RIYADH: ABDUL HANNAN TAGO
Published — Saturday 10 November 2012
Last update 10 November 2012 4:17 am
With a vision of “smart power” diplomacy which embraces the use of a full range of diplomatic tools — in this case music — to bring people together and foster greater understanding, the Boston Boys brought both fun and an exciting night to Riyadh's music fans on Thursday at the US Embassy here. The concert was attended by a large number of music lovers and guests.
This cultural outreach program came as Americans celebrated the re-election of President Barack Obama this week. “We are really gifted and lucky to make this tour to reach out to people and interact with them through music and culture,” Eric Robertson, mandolinist of the team, told Arab News.
"We would like to connect as many people as possible for us to learn about culture, music and arts and Saudi people can see what they cannot see on television," he added.
The diplomacy that builds on the historic legacy of the Department of State’s jazz ambassadors, who first traveled the world in the 1950s to connect with people through music, was represented here by Nicholas Falk, drummer/percussionist; Eric Robertson, mandolinist; Josh Hari, bass guitarist; and Duncan Wicker, the team violinist.
The Boston Boys, who landed here yesterday as their last stop of this tour that took them to Morocco, Egypt and Cyprus, are eager to spread joy to the world through their music. Each member is rooted in different styles, new and old, and the quarter blends their unique sounds together to create a new form of Americana. They will be performing in Jeddah and Dammam during their 11-day stay in Saudi Arabia.
They played honest lyric by the brilliance of jazz and bluegrass, the accessibility of old-time blues and modern pop, and the fearless attitude of rock and hip-hop creates an energetic experience that rings true with many generations and culture.
According to US Embassy press attaché Mofid Dick, the US Department of State’s Education and Cultural Affairs (DS-ECA) in partnership with the Association of American Voices aimed to engage with people across the world through music.
He said that known as American Music Abroad, this people-to-people exchange will feature a wide variety of American musical genres through international cultural exchange initiatives that will reach more than 40 countries around the world during 2012.
American Music Abroad ensembles are selected on the basis of artistic quality and commitment to education and cultural engagement through an open competition.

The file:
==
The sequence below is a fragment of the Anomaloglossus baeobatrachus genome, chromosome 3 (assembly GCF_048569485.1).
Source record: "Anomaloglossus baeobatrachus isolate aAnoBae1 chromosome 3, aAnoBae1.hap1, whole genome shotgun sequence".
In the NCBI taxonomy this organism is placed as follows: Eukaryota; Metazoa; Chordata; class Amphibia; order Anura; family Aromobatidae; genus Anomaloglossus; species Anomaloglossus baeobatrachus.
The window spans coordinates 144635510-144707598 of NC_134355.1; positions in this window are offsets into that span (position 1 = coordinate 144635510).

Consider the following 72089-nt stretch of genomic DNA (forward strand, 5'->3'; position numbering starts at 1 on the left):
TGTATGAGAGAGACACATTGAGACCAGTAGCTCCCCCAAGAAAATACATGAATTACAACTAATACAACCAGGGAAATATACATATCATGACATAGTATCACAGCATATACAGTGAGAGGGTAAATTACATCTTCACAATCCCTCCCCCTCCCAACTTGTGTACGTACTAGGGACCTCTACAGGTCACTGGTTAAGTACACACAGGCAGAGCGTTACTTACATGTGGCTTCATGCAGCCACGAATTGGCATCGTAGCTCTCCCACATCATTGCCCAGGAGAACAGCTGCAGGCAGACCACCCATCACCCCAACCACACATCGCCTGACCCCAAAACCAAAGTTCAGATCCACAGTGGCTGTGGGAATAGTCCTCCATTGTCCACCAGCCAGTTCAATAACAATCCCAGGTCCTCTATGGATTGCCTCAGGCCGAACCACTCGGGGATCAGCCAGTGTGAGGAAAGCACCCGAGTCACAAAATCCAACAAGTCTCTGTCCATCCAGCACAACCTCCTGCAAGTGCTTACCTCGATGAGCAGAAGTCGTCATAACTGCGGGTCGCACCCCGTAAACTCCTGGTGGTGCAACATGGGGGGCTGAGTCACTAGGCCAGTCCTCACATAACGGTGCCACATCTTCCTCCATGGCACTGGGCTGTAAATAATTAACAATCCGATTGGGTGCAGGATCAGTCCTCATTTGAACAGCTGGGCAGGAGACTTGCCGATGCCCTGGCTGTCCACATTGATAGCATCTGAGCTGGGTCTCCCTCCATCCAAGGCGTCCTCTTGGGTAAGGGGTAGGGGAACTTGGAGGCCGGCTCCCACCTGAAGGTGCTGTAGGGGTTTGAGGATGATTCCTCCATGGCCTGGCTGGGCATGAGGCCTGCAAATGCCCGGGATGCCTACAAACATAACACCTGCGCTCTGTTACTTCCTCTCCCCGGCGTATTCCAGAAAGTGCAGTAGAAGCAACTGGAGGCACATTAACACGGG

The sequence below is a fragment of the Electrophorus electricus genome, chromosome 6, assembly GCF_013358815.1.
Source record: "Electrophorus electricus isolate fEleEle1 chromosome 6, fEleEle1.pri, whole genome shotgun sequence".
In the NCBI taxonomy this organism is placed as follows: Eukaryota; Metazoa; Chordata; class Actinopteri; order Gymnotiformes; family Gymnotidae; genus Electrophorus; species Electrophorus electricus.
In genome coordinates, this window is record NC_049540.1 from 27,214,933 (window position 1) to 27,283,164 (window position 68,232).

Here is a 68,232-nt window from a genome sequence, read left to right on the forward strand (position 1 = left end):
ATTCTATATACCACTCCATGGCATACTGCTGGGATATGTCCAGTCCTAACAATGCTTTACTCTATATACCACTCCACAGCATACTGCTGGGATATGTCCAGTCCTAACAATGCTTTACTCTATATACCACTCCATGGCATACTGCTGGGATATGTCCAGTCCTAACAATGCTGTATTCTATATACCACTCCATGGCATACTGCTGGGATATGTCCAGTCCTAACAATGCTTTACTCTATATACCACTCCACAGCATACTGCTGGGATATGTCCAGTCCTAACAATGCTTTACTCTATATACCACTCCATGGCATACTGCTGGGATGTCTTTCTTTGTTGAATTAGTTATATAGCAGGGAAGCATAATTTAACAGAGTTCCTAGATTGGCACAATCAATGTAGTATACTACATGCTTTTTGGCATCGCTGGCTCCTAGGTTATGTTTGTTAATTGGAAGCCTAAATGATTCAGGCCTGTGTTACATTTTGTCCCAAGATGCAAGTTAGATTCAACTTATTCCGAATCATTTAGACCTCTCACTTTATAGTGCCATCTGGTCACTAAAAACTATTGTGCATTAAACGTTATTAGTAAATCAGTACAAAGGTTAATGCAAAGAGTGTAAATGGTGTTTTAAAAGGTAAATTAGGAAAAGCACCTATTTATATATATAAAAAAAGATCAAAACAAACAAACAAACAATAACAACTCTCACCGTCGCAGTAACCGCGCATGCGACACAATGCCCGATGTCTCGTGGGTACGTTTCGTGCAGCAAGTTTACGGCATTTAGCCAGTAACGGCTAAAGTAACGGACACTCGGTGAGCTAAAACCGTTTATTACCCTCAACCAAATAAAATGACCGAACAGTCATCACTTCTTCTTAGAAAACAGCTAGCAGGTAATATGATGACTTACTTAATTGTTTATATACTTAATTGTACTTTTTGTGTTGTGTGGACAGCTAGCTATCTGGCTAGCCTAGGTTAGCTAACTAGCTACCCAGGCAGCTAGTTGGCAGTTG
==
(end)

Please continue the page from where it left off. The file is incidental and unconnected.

The DS-ECA promotes international mutual understanding through a wide range of academic, cultural, private sector professional and sports exchange programs. These engage youth, students, educators, artists, athletes and emerging leaders in many fields in the United States and in more than 160 countries.
Commenting on the re-election of Obama, the US Embassy spokesman told Arab News that just like the election of any president before, relations between the United Sates and Saudi Arabia would be as strong and fruitful as they had been for the last 60 years.
“Of course we congratulate President Barack Obama on his second term winning,” Dick said, adding that now America has spoken and voted, the president has got another mandate to rule our country and to try to solve the problems of his constituents.
He said the people are now asking him to focus on primary issues: the economic issue, unemployment and deficit. Of course after that come health care, education and immigration law. "So I am really hoping as everybody else that the president would have time to focus on the issues and try to solve and definitely accommodate the people who worked with him for the next four years."
Talking on regional issues, Dick noted: "I think the president is aware of the regional issues, particularly the Middle East peace issue, the Israeli and Palestinian conflicts; of course the Iran nuclear issue and what is happening in Syria which is tragic. I think the new mandate will help him focus on this issue."